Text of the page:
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Sludge Report #10 - Free Money For Greedy Mystery

NOTE: Authors of this report will be anonymous and wide ranging. Indeed you are invited to contribute: The format is as a reporters notebook. It will be published as and when material is available. C.D. Sludge can be contacted at The Sludge Report is available as a free email service..Click HERE to subscribe...

Could This Be For Real?

Sludge Report #10 - A Special Investigation....

C.D. Sludge has recently stumbled over what appears to be a mother-load of the stuff.

Today's Sludge Report relates a strange tale involving the visit of a NZ MP to Fiji on a speaking trip, free money for the secretive and greedy, and a so called "financial freedom" movement which promotes tax avoidance, offshore trusts and VERY high yield investment schemes. All this is set against a background of greed and secrecy. And it is happening here in New Zealand.

Over coming weeks Sludge will endeavour to get to the bottom of this, but given the emphasis of secrecy in this strange tale, holds out little hope of finding any quick answers. In the meantime there would appear to be good reason for a little egg to start flying around the place.


Sludge's Scoop begins in Fiji in March last year with the visit of a NZ MP to a seminar organised by a group called Investors International . The MP was invited as a speaker and told Sludge in a brief exchange last week that he didn't know what the seminar was about in advance, had he known he wouldn't have gone.

Certainly this was no ordinary educational business seminar.

1200 people attended, and according to Sludge's sources around 700 of these were New Zealanders.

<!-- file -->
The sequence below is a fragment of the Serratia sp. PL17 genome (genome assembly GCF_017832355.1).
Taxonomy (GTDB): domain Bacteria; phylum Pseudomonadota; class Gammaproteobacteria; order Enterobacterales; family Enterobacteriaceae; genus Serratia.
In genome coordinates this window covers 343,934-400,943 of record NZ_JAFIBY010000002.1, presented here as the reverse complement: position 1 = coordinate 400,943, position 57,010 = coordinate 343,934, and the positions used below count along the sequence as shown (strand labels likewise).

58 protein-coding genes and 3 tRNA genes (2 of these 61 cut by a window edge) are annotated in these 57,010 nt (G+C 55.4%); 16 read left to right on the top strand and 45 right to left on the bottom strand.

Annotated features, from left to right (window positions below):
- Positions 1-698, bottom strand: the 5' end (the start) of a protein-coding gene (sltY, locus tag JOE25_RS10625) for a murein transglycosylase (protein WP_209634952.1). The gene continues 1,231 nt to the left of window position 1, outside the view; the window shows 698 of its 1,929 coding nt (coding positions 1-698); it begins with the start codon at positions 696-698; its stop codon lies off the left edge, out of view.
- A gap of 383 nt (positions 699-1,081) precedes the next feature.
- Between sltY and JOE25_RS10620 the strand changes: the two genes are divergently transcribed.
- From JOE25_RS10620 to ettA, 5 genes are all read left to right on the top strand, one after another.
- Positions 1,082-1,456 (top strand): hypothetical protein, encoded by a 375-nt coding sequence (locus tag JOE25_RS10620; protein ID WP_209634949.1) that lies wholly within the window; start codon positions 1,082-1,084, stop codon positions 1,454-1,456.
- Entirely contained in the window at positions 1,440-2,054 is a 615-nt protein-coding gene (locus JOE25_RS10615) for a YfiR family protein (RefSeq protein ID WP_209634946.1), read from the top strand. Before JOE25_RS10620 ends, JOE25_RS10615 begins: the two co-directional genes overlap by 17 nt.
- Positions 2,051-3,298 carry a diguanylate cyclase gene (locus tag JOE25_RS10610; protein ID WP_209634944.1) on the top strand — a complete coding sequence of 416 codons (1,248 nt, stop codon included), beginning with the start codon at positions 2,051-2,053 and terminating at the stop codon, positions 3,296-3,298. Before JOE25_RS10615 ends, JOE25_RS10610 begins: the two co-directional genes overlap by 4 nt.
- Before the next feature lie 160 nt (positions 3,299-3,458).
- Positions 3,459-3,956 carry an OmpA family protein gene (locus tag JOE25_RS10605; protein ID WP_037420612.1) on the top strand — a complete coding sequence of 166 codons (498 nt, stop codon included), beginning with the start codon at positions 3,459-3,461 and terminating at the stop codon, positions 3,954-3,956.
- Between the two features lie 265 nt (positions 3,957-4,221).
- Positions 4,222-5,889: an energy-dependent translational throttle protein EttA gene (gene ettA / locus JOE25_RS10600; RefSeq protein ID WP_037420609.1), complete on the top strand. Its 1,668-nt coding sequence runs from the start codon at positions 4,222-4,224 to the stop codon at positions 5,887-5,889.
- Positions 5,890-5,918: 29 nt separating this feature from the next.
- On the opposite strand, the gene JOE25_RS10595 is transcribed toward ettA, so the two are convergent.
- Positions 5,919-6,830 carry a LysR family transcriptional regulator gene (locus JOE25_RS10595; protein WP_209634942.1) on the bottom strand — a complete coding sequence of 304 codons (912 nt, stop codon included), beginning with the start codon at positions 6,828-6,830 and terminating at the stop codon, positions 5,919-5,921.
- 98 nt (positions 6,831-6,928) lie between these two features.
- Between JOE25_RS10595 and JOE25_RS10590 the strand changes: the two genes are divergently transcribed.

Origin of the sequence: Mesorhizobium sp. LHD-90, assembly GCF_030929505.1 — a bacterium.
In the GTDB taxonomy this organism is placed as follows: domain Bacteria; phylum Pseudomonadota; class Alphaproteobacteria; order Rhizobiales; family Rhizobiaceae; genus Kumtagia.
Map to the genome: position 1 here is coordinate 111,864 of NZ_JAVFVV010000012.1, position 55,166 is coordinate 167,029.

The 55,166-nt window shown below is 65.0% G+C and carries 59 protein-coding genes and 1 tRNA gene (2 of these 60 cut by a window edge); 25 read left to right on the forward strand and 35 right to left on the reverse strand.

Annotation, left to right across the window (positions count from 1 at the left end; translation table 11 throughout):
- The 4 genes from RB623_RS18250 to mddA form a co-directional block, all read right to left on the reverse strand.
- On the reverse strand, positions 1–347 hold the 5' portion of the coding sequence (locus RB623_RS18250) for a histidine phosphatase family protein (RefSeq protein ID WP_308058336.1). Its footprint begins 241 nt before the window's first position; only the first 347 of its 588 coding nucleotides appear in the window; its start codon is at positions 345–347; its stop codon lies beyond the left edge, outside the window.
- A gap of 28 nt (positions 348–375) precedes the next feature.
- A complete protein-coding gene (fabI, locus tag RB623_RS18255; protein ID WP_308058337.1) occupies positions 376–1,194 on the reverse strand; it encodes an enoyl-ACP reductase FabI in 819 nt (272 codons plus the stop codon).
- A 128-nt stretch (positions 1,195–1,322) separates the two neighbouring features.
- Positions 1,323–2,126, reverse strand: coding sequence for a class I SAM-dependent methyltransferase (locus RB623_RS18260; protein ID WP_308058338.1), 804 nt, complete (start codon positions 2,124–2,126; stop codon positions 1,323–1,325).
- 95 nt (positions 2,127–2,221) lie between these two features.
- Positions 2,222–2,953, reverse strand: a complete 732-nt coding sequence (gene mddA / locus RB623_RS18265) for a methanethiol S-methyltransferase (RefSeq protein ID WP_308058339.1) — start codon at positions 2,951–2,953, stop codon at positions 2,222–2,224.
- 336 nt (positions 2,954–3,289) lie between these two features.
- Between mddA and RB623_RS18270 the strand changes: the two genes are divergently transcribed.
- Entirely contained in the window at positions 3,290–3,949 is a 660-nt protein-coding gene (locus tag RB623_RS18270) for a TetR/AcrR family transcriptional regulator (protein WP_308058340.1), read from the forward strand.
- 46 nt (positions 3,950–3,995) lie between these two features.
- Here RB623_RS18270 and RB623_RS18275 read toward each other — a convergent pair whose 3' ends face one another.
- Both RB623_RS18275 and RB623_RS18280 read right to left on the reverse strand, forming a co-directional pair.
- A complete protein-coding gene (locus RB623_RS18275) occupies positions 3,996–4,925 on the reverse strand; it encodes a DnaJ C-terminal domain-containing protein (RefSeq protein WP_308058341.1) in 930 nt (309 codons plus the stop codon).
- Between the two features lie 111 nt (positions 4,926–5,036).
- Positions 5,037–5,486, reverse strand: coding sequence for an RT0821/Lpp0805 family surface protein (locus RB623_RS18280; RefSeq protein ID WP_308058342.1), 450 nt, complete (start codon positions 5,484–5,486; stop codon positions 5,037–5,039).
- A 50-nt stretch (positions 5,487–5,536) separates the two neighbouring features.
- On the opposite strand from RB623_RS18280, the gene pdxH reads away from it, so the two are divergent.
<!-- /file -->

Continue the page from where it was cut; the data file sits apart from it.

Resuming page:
The seminars are officially purely educational teaching the participants about how to invest. They are also taught the "truth" about the financial system. How our banks and governments are corrupt and how becoming a millionaire is easy if you know how.

For a fee of from NZD$6000 to NZD$14,000 (plus accommodation and travel) the attendees hear from a range of motivational and "expert" speakers over a five day period.

The general thrust of all this is that the world is dog eat dog world and the smart get to do the eating.

Anybody with the requisite grey matter can become a millionaire if they are smart. If they know the right people, have the right tools, know the rules and know when to keep their mouths shut.

Participants have IBC's - International Business Companies - and offshore trusts explained to them.

The first are useful to enable the smart to appear legally as if they are legitimate investment companies and should ideally have names like "Buckingham Investments" or "The Franklin Foundation".

Offshore trusts are useful speakers explain because they are legally a different entity and can be used to make what might otherwise be illegal be - allegedly - legal. It was explained to Sludge thus. "Your trust is like a brother or relative living overseas, it is not you and when it acts it is not you that is acting it is a separate legal entity, the trust."

Trusts, conference participants are informed, are also ideal for preventing your hard earned money and assets from being taken from you by creditors., litigants and the government by way of taxation. This is fair enough

As one promotional pamphlet says.

"Every day our debt-ridden government is becoming increasingly intrusive into our personal and business affairs. Sophisticated computer databases are set up to pry into every aspect of our lives - particularly our finances. Why? Because the government is in a feeding frenzy. They need more and more tax money to pay for the enormous debt they are piling up day by day."